Chalga ("Чалга" in Bulgarian from "Çalgı" in Turkish) is a Bulgarian music genre. It is a blend of Turkish, Bulgarian, Arabic, Greek and Balkan influences, as well as motives from flamenco, filmi and klezmer music. It is known for repeating musical themes and dance rhythms, which are known as kyuchek in Bulgarian.



The name Chalga is derived from the Turkish word Çalgı, meaning "musical instrument". A Chalgadzhia (in Turkish Çalgıcı) was a performer who could play virtually any type of music, adding his or her own distinctive beat or rhythm to the song. Often a Chalgadzhia would not be able to read music, but instead play from memory on his or her Kaval (an end-blown Flute). Playing in groups at festivals or weddings, these performers initiated the popularization of chalga.

Behind The Iron Curtain

During the socialist period, Chalga was viewed negatively by the government for many reasons.[citation needed] When Todor Zhivkov, the last Communist leader of Bulgaria, decided to take a more nationalistic tack in the 1980s, such traditions were regarded as inferior to those with more purely Slavic roots. Chalga also came with a provocative hip-shaking dance and at times lewd lyrics, so it was also considered inappropriate from a moral standpoint. While discouraged in Bulgaria, a similar type of music called Turbofolk was met with less restriction in neighboring SFR Yugoslavia.

Throughout the Balkans, Folk traditions have been modernized. In Greece, pop music incorporated the traditions of Laïko ("Popular"), a genre based mainly on the Melos of Asia Minor Greeks. Many of its tunes were later borrowed by pop-folk musicians in Bulgaria. Laïkó's relative known as "Skiladiko" is close to early Bulgarian Chalga, as exemplified by the Kristal Orchestra and others. In Turkey, Arabesque music, a mixture of local and Middle Eastern influences, has become increasingly popular since the 1960s.

Post-Communist surge

In 1989, when the Zhivkov regime fell, restrictions were lifted. The "new" and "Forbidden" were released. A new generation of musicians grabbed the public spotlight, performing songs that might have led to official sanctions only a year before. Chalga also reached the mass media. Though it was still widely considered degenerate music, it managed to gain popularity in the following decade. After early folk divas such as Toni Dacheva, the singer of Kristal Orchestra, stars such as Rousse-born Gloria, pop-folk legends Konstantin, Desi Slava, Ivana and Anelia came onto the scene. Several recording studios such as Payner and Planeta pump out a steady stream of tracks every week on dedicated TV channels.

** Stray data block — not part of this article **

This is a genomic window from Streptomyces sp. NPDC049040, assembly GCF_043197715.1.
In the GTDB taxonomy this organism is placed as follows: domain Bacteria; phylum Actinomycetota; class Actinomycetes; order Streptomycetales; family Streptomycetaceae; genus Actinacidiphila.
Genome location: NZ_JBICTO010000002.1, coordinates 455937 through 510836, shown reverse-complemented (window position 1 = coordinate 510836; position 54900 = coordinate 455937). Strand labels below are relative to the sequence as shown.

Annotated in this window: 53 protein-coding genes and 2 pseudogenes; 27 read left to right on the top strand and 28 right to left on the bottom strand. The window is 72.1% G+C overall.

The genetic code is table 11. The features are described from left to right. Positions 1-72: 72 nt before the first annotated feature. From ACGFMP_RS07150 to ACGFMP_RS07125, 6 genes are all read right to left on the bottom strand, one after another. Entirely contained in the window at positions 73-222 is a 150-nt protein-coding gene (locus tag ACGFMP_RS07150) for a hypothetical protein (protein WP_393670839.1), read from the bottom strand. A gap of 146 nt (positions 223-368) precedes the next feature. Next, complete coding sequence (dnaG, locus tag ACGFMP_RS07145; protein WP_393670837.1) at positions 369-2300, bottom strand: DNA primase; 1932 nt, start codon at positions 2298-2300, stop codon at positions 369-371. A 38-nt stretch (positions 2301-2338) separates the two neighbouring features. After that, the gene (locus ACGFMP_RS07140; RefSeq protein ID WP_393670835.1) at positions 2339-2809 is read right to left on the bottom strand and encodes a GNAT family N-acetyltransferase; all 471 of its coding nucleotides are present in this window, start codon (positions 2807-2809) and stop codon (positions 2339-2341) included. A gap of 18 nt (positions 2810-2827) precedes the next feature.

Chalga in the new century

By the 2000s, Chalga's popularity increased, overtaking the pop-folk genres of neighboring Serbian Turbo-folk[1][not in citation given] and Greek laika in popularity. Chalga could also deal openly with ideas like sex, money, and even the cross-dressing sexual provocation of Azis.

Among the other styles competing (and in some cases merging) with Chalga (Ustata, a rapper, and Sofi Marinova, an ethnic Roma singer, formed a duet) are most notably rap and hip hop music, represented by artists and groups like Dope Reach Squad, Upsurt, Big Sha, 100 Kila, Spens and Mangasarian Bros. Rap has also gained commercial success in Sofia and Varna, as well as in many televised videos.

Today chalga record companies collaborate and work with partners mainly from the other Balkan countries, making this type of Bulgarian music popular both in Bulgaria and abroad in the Balkans.


Chalga is popular in so-called "chalga dance clubs" and chalga-oriented pubs. Most chalga clubs are called 'клуб' (club). Chalga clubs are sometimes the most exclusive venues in town. For the most popular clubs, tables must be reserved a week in advance, while for most others same-day reservations are common. The popularity of the music among wealthy Bulgarians is a great stimulus for investors, and this results in expensive interiors and exteriors of the clubs as well as an above-average level of service. Although it is widely acclaimed by the masses (and by foreigners[2]) as an interesting modern approach to pop and a great way for entertainment, there is also some public dislike of the genre. It is often criticized by some people for perceived tawdriness,[3] loose morals,[4] the shocking look of its singers,[5] its Eastern and Arabic roots, and its lyrics. Chalga clubs are often places where underage individuals can enter without the need of an ID, where alcohol is sold freely and where sexual relations can be made. There are certain clubs with "childrens' parties" where mainly chalga is played and alcohol and cigarettes are main factors, apart from the sexually provocative dress code and the erotic belly dancing and touching.

Lyrics and Music Videos